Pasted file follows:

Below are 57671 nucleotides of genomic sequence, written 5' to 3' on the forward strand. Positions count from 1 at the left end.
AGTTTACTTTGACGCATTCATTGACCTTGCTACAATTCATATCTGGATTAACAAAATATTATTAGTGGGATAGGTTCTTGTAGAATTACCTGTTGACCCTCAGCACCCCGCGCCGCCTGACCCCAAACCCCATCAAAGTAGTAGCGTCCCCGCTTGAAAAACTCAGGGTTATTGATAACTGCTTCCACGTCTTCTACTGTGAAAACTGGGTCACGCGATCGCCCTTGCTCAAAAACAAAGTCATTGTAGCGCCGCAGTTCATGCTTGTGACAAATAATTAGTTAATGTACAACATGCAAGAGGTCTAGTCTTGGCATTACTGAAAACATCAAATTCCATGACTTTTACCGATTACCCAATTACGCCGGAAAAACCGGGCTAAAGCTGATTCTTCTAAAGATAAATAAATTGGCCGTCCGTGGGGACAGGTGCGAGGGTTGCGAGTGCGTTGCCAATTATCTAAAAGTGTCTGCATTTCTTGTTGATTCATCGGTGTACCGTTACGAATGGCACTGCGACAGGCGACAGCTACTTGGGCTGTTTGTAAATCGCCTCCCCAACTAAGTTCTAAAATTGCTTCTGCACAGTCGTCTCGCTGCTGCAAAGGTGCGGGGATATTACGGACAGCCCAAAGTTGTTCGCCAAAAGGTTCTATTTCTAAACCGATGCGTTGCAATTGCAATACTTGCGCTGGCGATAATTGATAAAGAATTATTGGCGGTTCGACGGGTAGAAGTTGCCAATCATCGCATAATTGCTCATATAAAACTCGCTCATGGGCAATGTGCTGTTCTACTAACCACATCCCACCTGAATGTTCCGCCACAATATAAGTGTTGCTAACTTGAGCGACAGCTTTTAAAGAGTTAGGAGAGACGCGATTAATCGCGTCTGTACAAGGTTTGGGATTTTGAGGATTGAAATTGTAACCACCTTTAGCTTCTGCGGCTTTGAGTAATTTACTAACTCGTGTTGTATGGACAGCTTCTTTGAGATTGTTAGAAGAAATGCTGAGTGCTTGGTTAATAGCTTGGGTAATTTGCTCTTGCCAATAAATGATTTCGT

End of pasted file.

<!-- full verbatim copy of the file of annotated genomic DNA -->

Below are 57671 nucleotides of genomic sequence, written 5' to 3' on the forward strand. Positions count from 1 at the left end.
AGTTTACTTTGACGCATTCATTGACCTTGCTACAATTCATATCTGGATTAACAAAATATTATTAGTGGGATAGGTTCTTGTAGAATTACCTGTTGACCCTCAGCACCCCGCGCCGCCTGACCCCAAACCCCATCAAAGTAGTAGCGTCCCCGCTTGAAAAACTCAGGGTTATTGATAACTGCTTCCACGTCTTCTACTGTGAAAACTGGGTCACGCGATCGCCCTTGCTCAAAAACAAAGTCATTGTAGCGCCGCAGTTCATGCTTGTGACAAATAATTAGTTAATGTACAACATGCAAGAGGTCTAGTCTTGGCATTACTGAAAACATCAAATTCCATGACTTTTACCGATTACCCAATTACGCCGGAAAAACCGGGCTAAAGCTGATTCTTCTAAAGATAAATAAATTGGCCGTCCGTGGGGACAGGTGCGAGGGTTGCGAGTGCGTTGCCAATTATCTAAAAGTGTCTGCATTTCTTGTTGATTCATCGGTGTACCGTTACGAATGGCACTGCGACAGGCGACAGCTACTTGGGCTGTTTGTAAATCGCCTCCCCAACTAAGTTCTAAAATTGCTTCTGCACAGTCGTCTCGCTGCTGCAAAGGTGCGGGGATATTACGGACAGCCCAAAGTTGTTCGCCAAAAGGTTCTATTTCTAAACCGATGCGTTGCAATTGCAATACTTGCGCTGGCGATAATTGATAAAGAATTATTGGCGGTTCGACGGGTAGAAGTTGCCAATCATCGCATAATTGCTCATATAAAACTCGCTCATGGGCAATGTGCTGTTCTACTAACCACATCCCACCTGAATGTTCCGCCACAATATAAGTGTTGCTAACTTGAGCGACAGCTTTTAAAGAGTTAGGAGAGACGCGATTAATCGCGTCTGTACAAGGTTTGGGATTTTGAGGATTGAAATTGTAACCACCTTTAGCTTCTGCGGCTTTGAGTAATTTACTAACTCGTGTTGTATGGACAGCTTCTTTGAGATTGTTAGAAGAAATGCTGAGTGCTTGGTTAATAGCTTGGGTAATTTGCTCTTGCCAATAAATGATTTCGT